The role of the cortex and brainstem in motor preparation for proximal and distal upper extremity movements

Project: Research project

Project Details

Description

During motor preparation, millions of interconnected neurons work together to give rise to a ‘planned’ movement. We currently know little about the brain circuits and the communication between them in an intact nervous system during the preparation for shoulder or shoulder and hand combined movements. This gap in basic knowledge blocks the investigation of motor deficits in pathological conditions, such as hemiparetic stroke and Parkinson’s.
A central movement plan is sent to targeted muscles via descending pathways. In humans, both corticospinal tracts (CSTs) that largely bypass the brainstem, and cortico-reticulospinal tracts (C-RSTs), via the brainstem, project to the upper extremity muscles. Although both proximal muscles and distal flexors receive projections from C-RSTs, distal extensors receive relatively less. Thus, the CSTs remain the primary resource for recruiting distal extensors. Therefore, we hypothesize that in able-bodied adults, distinct communication among various cortical areas, as quantified by cortical-cortical-connectivity (CCC), drives the CST and modulates the brainstem’s excitability to increase or decrease the reliance on the RSTs. This modulation is dependent on motor pathway connectivity (aim 1) and motor demands (aims 2 and 3). Forty able-bodied adults will be recruited to participate in the designed experiments in all three aims. In aim 1, participants will self-initiate hand opening (OPEN) or arm lifting (LIFT) task 5-6 s after a ‘ready’ sound (80dB); or move as quickly as possible after either a ‘go’ (80dB) or a ‘startling’ (115dB) sound that occurs 1.5-3 s after the ‘ready’ sound. We will quantify the default CCC for the self-initiated motor tasks, and the startle responses following a ‘startling’ sound compared to a ‘go’ sound. Because the startling sound activates the reticular formation and releases the prepared movements via RSTs, a short reaction time (< 120ms) will ensure the use of RSTs. Besides, because RSTs branch to multiple spinal segments, increased muscle co-activation patterns will reflect an increased brainstem activity during motor preparation. We expect to demonstrate that preparatory CCCs for OPEN and LIFT are different in healthy adults because shoulder abductors are more strongly innervated by RSTs, and finger extensors are primarily innervated by CSTs. In aims 2 and 3, participants will perform LIFT (aim 2) or hand opening while arm lifting (OPEN+LIFT, aim 3) against various shoulder abduction loads. We will demonstrate that CCCs will show motor demand-induced alterations that either increase or suppress the brainstem’s excitability.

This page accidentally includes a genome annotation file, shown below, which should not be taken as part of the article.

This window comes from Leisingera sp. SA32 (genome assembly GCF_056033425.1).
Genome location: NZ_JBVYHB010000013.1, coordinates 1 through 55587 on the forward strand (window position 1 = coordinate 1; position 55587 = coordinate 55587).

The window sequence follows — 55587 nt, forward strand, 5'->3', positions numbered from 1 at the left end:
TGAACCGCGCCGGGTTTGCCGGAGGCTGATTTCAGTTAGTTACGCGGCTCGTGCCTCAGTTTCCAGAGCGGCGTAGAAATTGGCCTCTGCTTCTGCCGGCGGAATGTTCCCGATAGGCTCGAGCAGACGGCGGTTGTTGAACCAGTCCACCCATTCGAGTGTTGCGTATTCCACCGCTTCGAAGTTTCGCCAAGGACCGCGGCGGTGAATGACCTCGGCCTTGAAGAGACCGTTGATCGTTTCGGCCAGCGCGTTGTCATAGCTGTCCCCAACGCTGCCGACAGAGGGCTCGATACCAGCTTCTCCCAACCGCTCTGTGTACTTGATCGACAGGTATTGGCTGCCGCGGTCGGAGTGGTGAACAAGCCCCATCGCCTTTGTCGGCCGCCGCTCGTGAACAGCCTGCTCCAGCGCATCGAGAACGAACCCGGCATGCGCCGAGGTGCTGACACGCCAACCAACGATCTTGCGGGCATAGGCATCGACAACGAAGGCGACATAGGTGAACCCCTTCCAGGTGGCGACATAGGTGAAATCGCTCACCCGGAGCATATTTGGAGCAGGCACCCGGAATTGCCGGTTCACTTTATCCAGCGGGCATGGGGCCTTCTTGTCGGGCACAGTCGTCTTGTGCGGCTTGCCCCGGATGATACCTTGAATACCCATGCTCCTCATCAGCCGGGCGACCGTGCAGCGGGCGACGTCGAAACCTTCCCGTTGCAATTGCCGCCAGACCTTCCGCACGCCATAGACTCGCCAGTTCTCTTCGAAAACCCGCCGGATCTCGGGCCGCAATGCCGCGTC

The proposed study will establish the default CCCs prior to OPEN, LIFT, or OPEN+LIFT tasks for the first time. We will also demonstrate the neuroanatomical connectivity- and task demand-dependent cortical modulation of the brainstem’s excitability in able-bodied adults. The proposed basic research fits the NINDS's focus for understanding an intact central nervous system's ‘normal’ workings for movement control. Results are anticipated to pave the way for the future investigation of motor preparation in neuro-pathological conditions.
StatusActive
Effective start/end date6/1/215/31/26

Funding

  • National Institute of Neurological Disorders and Stroke (1R01NS120226-01A1)

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